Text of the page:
Lent 5 • Luke 20:9–20 • March 13, 2016

Editor’s note: The following homiletical help is adapted from Concordia Journal, January 1980.

By William J. Schmelder

The preacher needs to resist mightily the temptation to use this text as the occasion for letting the congregation have it. It would be easy to become a stern preacher of the law, and to use this text to proclaim only God’s wrath and punishment. Indeed, such is the lot of those who reject the stone, Jesus Christ, whom God puts forward. The scribes and the chief priests recognized that thrust of Jesus’s words to be directed against them. The people in the parish, however, ought not to be assumed to be their present-day counterparts. Although the parable contains the strong note of judgment on those who spurn God’s action, there is also the note of triumph in the elevation of the rejected stone. The hearers ought to be deepened in their grasp of God’s persistent love in the ministry of Jesus.

The Scripture appointed for the day directs the hearers to focus on God’s action on their behalf. Psalm 28:1–3, 7–11 exults, “The Lord is my strength and my shield, in him my heart trusts,” and “The Lord is the strength of his people.” Isaiah 43:16–21 announces that the Lord who is Creator of all is doing a new thing so that his people might declare his praise. In Philippians 3:8–14 St. Paul counts all as loss for the surpassing worth of knowing Christ Jesus.

The parable seems to be based on the practice of absentee landlords who owned rather large tracts of land in Galilee. The land was worked by tenant farmers who were periodically visited by the agents of the owner to collect his share of the crops.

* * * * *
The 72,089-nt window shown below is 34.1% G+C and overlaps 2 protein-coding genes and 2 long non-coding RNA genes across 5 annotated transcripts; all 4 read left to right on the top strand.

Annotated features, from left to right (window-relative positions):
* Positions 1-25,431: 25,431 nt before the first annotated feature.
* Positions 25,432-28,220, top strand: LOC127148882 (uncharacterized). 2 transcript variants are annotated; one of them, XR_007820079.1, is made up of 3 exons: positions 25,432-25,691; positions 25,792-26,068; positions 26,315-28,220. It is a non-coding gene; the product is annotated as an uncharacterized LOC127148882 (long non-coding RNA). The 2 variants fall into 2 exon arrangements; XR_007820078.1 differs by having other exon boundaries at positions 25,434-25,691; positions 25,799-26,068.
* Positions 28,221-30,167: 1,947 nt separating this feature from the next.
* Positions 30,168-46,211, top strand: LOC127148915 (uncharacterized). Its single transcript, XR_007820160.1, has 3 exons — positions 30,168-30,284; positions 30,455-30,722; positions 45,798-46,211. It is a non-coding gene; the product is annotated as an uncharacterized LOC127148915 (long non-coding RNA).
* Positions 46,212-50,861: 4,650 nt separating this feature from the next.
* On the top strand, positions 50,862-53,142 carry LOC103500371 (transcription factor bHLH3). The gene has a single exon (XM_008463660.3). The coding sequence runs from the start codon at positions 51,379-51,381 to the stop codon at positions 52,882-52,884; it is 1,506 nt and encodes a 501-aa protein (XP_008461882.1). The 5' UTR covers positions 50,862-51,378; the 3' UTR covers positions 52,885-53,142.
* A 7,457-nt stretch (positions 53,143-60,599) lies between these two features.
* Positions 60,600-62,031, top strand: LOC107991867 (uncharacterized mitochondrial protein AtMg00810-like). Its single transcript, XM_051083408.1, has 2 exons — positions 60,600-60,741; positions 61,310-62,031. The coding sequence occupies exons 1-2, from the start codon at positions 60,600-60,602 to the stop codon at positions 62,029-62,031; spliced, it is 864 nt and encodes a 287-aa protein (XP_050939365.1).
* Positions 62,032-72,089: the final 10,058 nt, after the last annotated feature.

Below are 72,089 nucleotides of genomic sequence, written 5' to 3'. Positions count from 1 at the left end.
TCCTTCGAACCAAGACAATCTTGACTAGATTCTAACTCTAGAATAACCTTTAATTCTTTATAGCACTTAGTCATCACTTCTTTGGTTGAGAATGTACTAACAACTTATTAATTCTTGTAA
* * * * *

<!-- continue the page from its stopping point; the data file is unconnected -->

The problem of the killing of the son has puzzled many. What would the tenants have gained by killing him except the wrath of the owner? The solution seems to be something like this: when the tenants see the son, they assume that the owner is dead; the heir is coming to claim his inheritance; by killing him the land would become ownerless; the tenants could claim squatters’ rights and press for ownership.

The destructive power of the stone is illuminated by the Talmudic proverb, “Should the stone fall on the jar, woe to the jar! Should the jar fall on the stone, woe to the jar! In either case, woe to the jar!” (Esther Rabbah, 7:10).

During Lent we are brought face-to face with God’s persistent love of the world in the gift of his Son. The story of God’s love affair with the human race is punctuated with man’s rejection and spurning of God’s love. When God sent his Son, he, too, was rejected. In love, God gave him up for us all. In him God’s persistent love triumphed. For his sake, God continues to pursue us with his love in word and sacrament.

This same persistent love which has triumphed in us to make us the people of God by faith in Christ Jesus becomes the power and the motivation for lives which produce the fruit of the vineyard.

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